• Couldn't have said it better!  
    • If you are going for an endoscopy, then please ask for a celiac antibodies COMPLETE panel.  This will help you determine if you have been diet compliant (zapped by hidden sources of gluten or accidental cross contamination) and if your doctor misses the (possible) damaged areas during the procedure.    That way you can rule out celiac disease and THEN worry about the possibility of other AI issues.   I did this last summer.  I got really sick.  My GI thought SIBO right off the bat.  But I asked just to be tested for celiac disease.  Sure enough, I had elevated antibodies.  No need to test for SIBO or anything else at that point.  I just waited a few months for symptoms to subside.   Good Luck to you!  
    • That's good Megan, that you were tested.  Many people have the genes, but only some develop the disease.  Your doctor is right about celiac often appearing after some kind of physical stress or illness. The tricky thing about eliminating one food is that you body may be reacting to multiple foods.  So not getting better could mean you just eliminated one problem instead of 3. It's not unusual to have digestion issues for quite a while after going gluten-free.  Our guts are damaged and that damage has to heal.  But it can't heal until the immune system stops it's attack.  The immune system attack/reaction can keep going for weeks to months.  So it can be a slow recovery.  Often people report getting better and then getting worse and going back and forth on symptoms. What doesn't help is that our bacteria in our guts can get really screwed up by the disease process.  We can't properly digest things so there is more undigested food for bacteria to thrive on.  Avoiding sugars and carbs can help with that issue. Here are some starting the gluten-free diet tips for the first 6 months.  Some of these you have already taken care of: Get tested before starting the gluten-free diet.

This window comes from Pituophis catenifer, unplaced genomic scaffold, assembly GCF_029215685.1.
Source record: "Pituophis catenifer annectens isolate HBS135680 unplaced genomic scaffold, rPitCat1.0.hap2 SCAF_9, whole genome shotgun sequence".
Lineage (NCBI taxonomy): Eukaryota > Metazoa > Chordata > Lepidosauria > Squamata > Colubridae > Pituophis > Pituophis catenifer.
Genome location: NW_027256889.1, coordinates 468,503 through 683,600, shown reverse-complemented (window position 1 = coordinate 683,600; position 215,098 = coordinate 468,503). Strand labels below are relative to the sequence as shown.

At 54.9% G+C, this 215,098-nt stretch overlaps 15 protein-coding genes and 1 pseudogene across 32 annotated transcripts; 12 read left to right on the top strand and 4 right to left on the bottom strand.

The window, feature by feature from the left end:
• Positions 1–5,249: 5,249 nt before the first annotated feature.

Get your vitamin/mineral levels tested also.
      Don't eat in restaurants
      Eat only whole foods not processed foods.
      Eat only food you cook yourself, think simple foods, not gourmet meals.
      Take probiotics.
      Take gluten-free vitamins.
      Take digestive enzymes.
      Avoid dairy if it causes symptoms.
      Avoid sugars and starchy foods. They can cause bloating.
      Avoid alcohol.
      Watch out for cross contamination. Helpful threads: FAQ Celiac com
      http://www.celiac.com/gluten-free/forum-7/announcement-3-frequently-asked-questions-about-celiac-disease/ Newbie Info 101
      http://www.celiac.com/gluten-free/topic/91878-newbie-info-101/